Experienced developers can add navigation to your solution in 5 quick steps. More detailed instructions follow below. You'll also want to read "Gong Further" at the end of this entry for some more information about adding navigation to your file(s). You'll perform the following steps once for each file in your solution (CC Hierarchy can navigate through single file or multi-file solutions)...
1. Create a File Reference for CC Hierarchy in your file. Name the reference "Hierarchy". Create one table occurrence from the HierarchyGlobals table in the CCHierarchy file. Leave that table occurrence named "HierarchyGlobals"; you do not need to make any relationships to this table occurrence.
2. Import the Navigation Scripts into your file from the example file "Clients". Select all the scripts from "## Hierarchy Navigation..." through "Button Tab". These will import without errors and you don't have to edit any of them.
3. Add your file to the "Navigate (Go to File)" script in CC Hierarchy. You'll duplicate or edit one of the existing ElseIf steps for each file in your solution, performing your newly imported "Navigate" script in each case.
4. Create Navigation Records for your Solution in CC Hierarchy. Navigate to the Hierarchy Tab of CC Hierarchy and create one new record for each layout you'd like to navigate to in your solution. Remember that you can rename and resort these later. For each item add a file name, layout name, and nickname in the Navigation section. Remember that your file name should not include the .fp7 extension.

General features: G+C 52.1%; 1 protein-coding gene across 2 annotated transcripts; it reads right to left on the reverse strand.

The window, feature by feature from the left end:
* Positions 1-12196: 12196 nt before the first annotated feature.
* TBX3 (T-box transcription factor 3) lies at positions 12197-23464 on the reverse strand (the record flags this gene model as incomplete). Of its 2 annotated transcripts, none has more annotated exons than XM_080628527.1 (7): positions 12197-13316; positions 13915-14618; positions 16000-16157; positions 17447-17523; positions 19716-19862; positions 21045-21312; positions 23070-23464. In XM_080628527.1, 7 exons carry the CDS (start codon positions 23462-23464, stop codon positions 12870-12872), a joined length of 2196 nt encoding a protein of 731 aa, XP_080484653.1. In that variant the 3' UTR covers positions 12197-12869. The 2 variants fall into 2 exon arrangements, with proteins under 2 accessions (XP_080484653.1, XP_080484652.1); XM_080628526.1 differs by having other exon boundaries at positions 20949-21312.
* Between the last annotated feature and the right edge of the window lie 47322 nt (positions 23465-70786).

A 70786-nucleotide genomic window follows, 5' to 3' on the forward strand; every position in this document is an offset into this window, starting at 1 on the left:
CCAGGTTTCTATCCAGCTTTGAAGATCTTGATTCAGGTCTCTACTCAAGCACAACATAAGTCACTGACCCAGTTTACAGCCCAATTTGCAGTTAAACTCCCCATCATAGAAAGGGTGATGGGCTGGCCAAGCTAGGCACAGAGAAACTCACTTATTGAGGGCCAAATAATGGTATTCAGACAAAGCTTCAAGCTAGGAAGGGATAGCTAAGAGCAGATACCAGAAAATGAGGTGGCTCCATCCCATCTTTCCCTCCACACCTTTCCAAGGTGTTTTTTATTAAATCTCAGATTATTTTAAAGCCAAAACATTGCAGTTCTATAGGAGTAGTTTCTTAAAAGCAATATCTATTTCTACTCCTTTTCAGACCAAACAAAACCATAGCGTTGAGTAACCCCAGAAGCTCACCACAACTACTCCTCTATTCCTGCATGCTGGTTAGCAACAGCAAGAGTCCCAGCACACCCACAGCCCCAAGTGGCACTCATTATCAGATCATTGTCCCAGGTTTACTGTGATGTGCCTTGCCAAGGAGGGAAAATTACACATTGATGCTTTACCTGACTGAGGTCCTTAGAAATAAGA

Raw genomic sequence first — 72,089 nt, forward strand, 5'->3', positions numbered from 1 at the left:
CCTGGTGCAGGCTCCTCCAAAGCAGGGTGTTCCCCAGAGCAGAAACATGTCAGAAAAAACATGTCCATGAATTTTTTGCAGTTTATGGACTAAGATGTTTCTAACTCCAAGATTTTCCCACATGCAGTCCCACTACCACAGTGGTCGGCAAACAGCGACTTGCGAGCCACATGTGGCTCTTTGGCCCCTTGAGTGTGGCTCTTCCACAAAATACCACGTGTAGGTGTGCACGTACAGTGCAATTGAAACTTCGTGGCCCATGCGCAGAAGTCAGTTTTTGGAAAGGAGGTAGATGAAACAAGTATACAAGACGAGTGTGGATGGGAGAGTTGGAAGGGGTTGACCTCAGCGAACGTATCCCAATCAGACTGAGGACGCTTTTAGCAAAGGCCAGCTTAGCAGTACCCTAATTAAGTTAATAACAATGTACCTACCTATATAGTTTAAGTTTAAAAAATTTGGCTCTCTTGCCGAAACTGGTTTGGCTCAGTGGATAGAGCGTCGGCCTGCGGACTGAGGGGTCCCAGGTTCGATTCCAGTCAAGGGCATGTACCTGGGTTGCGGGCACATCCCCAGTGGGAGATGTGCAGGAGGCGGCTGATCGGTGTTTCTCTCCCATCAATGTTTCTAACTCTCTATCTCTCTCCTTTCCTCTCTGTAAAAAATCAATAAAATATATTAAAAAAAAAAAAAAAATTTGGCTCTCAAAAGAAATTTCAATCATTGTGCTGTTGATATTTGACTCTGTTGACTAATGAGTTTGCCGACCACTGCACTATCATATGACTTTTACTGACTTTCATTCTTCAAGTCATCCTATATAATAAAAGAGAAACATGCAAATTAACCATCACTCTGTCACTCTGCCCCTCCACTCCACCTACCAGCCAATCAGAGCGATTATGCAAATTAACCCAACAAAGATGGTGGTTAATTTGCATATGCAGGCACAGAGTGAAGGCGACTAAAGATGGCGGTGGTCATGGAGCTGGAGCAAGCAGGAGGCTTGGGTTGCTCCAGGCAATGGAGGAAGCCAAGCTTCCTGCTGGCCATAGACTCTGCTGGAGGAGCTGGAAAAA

5. Add buttons to your file. Copy the "Back", "FWD", "New", "List" etc. buttons from the example file and paste them into your file. These items won't require any editing. For any buttons you already have that you'd like to turn into navigation buttons, simply edit these buttons to perform the script "Button Tab" in your file: for a script parameter, send the hierarchy's nickname of the navigation record you'd like to go to.
More Detailed Instructions
What You'll Need
Almost all of the items you need to add to your solution can be copied or imported from one of the Demonstration files. In this Example we'll be hooking up the Simple Tabs example so you'll want to have moved CC Hierarchy to the same folder as the solution you'll be working on (so that CC Hierarchy is right next to your files). You'll also want to (temporarily) move the Demonstration files folder to this same location (so that the Demonstration Files folder is right next to CC Hierarchy, which is right next to your files). Now you can open CC Hierarchy and open your solution; the "Clients" and "Jobs" files from the Simple Tabs example will open automatically.